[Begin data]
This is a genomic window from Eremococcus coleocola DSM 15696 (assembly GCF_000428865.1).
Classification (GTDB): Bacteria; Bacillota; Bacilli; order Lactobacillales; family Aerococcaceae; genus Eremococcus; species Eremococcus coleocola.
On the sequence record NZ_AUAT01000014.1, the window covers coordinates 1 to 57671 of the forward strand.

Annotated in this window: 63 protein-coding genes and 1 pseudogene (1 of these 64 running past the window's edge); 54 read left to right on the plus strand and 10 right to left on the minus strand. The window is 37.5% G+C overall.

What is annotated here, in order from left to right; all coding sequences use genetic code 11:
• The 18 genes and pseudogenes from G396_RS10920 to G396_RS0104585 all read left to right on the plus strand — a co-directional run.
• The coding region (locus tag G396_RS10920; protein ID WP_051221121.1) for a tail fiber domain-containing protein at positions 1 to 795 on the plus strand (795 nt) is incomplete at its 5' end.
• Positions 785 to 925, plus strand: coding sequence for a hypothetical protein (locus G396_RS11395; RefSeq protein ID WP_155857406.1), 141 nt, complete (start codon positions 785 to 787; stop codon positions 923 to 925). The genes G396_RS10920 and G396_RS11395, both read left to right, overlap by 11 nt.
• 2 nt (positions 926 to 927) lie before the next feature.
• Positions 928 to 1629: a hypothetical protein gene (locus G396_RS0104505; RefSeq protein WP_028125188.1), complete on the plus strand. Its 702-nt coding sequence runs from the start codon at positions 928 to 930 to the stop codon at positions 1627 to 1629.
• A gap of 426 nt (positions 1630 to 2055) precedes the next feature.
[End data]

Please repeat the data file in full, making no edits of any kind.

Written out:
This is a genomic window from Eremococcus coleocola DSM 15696 (assembly GCF_000428865.1).
Classification (GTDB): Bacteria; Bacillota; Bacilli; order Lactobacillales; family Aerococcaceae; genus Eremococcus; species Eremococcus coleocola.
On the sequence record NZ_AUAT01000014.1, the window covers coordinates 1 to 57671 of the forward strand.

Annotated in this window: 63 protein-coding genes and 1 pseudogene (1 of these 64 running past the window's edge); 54 read left to right on the plus strand and 10 right to left on the minus strand. The window is 37.5% G+C overall.

What is annotated here, in order from left to right; all coding sequences use genetic code 11:
• The 18 genes and pseudogenes from G396_RS10920 to G396_RS0104585 all read left to right on the plus strand — a co-directional run.
• The coding region (locus tag G396_RS10920; protein ID WP_051221121.1) for a tail fiber domain-containing protein at positions 1 to 795 on the plus strand (795 nt) is incomplete at its 5' end.
• Positions 785 to 925, plus strand: coding sequence for a hypothetical protein (locus G396_RS11395; RefSeq protein ID WP_155857406.1), 141 nt, complete (start codon positions 785 to 787; stop codon positions 923 to 925). The genes G396_RS10920 and G396_RS11395, both read left to right, overlap by 11 nt.
• 2 nt (positions 926 to 927) lie before the next feature.
• Positions 928 to 1629: a hypothetical protein gene (locus G396_RS0104505; RefSeq protein WP_028125188.1), complete on the plus strand. Its 702-nt coding sequence runs from the start codon at positions 928 to 930 to the stop codon at positions 1627 to 1629.
• A gap of 426 nt (positions 1630 to 2055) precedes the next feature.